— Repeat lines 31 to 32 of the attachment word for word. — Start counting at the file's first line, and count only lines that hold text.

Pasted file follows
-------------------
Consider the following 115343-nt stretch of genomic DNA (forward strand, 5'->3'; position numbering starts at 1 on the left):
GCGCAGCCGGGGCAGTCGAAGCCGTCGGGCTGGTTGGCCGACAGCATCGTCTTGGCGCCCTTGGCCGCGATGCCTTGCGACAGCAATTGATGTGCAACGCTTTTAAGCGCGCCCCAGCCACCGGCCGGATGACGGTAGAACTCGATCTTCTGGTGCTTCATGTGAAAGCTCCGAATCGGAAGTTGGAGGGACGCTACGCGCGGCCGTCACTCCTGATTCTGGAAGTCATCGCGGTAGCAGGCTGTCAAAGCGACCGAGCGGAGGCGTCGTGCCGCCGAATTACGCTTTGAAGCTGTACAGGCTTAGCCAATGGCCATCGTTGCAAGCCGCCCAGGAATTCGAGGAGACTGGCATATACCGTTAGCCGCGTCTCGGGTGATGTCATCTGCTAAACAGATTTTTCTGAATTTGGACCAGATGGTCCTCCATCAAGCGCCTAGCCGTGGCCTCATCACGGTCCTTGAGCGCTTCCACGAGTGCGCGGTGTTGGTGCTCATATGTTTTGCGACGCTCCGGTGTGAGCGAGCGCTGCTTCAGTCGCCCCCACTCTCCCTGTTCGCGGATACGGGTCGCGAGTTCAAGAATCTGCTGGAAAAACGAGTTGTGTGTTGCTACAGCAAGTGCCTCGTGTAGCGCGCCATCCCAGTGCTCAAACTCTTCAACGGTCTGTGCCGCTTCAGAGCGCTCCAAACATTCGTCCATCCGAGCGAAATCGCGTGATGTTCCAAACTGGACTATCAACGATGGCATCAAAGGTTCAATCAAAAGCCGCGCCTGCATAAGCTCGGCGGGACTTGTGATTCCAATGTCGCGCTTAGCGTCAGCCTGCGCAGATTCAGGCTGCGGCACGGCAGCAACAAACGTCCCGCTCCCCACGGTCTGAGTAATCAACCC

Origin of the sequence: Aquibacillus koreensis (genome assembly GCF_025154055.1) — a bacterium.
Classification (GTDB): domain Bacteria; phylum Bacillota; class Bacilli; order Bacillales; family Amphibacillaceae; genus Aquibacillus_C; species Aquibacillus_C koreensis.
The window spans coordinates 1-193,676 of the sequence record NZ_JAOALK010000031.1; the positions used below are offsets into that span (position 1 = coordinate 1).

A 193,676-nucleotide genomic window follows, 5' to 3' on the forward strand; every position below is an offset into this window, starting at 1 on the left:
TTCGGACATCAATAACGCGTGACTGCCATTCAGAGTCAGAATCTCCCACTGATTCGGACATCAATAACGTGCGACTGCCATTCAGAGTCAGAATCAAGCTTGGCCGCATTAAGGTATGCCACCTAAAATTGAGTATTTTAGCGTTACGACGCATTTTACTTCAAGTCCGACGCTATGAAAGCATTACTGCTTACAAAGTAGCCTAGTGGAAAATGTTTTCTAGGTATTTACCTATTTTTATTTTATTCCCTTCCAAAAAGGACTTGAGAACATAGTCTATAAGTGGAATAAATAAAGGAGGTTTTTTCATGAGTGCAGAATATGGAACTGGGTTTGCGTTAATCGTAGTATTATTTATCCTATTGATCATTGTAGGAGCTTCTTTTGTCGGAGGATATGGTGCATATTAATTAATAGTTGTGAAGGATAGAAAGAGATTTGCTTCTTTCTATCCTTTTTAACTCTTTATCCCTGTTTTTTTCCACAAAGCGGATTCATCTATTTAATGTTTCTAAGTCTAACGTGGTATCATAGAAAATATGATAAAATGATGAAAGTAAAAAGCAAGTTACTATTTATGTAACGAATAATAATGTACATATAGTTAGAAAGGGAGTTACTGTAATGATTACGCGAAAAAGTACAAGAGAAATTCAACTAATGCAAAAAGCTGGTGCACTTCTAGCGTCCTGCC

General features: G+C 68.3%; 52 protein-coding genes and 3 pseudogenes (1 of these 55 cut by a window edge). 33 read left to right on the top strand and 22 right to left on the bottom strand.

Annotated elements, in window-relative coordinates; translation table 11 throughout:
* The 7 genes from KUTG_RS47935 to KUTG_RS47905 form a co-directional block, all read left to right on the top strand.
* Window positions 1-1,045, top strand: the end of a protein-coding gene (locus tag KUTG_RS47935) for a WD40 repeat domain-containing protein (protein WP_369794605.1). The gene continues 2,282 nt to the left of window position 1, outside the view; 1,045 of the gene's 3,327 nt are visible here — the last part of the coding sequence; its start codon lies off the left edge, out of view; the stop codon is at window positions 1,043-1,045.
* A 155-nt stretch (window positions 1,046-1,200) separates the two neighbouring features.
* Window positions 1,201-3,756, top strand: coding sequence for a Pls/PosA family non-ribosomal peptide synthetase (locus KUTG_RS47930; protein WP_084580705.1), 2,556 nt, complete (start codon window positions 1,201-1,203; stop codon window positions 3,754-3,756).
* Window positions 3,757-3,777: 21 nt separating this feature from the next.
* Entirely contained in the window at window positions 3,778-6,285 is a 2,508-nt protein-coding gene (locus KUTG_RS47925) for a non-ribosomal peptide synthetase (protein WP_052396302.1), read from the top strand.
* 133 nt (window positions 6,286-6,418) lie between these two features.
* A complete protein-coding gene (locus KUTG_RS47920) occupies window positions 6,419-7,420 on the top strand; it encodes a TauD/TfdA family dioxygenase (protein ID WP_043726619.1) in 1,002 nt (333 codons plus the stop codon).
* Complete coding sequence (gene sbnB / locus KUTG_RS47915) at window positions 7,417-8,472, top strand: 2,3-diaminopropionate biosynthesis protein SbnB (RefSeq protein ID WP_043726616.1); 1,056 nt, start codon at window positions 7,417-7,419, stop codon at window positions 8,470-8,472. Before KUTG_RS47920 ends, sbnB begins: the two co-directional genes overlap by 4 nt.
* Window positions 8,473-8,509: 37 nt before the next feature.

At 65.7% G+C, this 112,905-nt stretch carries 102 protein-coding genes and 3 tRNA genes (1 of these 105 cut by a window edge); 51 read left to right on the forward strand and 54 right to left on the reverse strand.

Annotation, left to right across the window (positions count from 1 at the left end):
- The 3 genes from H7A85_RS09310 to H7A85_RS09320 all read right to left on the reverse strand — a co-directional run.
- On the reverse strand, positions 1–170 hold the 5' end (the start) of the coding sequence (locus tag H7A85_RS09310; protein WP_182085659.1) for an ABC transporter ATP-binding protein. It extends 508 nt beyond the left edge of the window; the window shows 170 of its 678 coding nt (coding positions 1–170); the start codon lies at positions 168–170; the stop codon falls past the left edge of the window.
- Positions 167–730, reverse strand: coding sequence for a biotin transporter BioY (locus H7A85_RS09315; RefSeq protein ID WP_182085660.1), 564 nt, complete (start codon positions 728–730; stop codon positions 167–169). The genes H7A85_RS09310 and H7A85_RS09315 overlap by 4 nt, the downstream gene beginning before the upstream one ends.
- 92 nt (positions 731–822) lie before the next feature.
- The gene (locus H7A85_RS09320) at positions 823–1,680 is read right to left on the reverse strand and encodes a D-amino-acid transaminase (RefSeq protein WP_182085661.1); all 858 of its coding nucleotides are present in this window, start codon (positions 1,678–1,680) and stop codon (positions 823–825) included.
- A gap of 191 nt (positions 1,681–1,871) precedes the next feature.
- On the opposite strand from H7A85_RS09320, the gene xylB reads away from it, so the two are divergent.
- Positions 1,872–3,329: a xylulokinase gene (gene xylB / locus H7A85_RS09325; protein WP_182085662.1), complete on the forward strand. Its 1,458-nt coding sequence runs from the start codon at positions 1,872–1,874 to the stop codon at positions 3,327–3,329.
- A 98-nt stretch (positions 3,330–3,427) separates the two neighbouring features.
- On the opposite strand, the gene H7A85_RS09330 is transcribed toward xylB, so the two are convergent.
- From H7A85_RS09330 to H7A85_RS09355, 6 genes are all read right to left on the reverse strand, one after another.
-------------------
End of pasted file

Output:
- On the opposite strand, the gene H7A85_RS09330 is transcribed toward xylB, so the two are convergent.
- From H7A85_RS09330 to H7A85_RS09355, 6 genes are all read right to left on the reverse strand, one after another.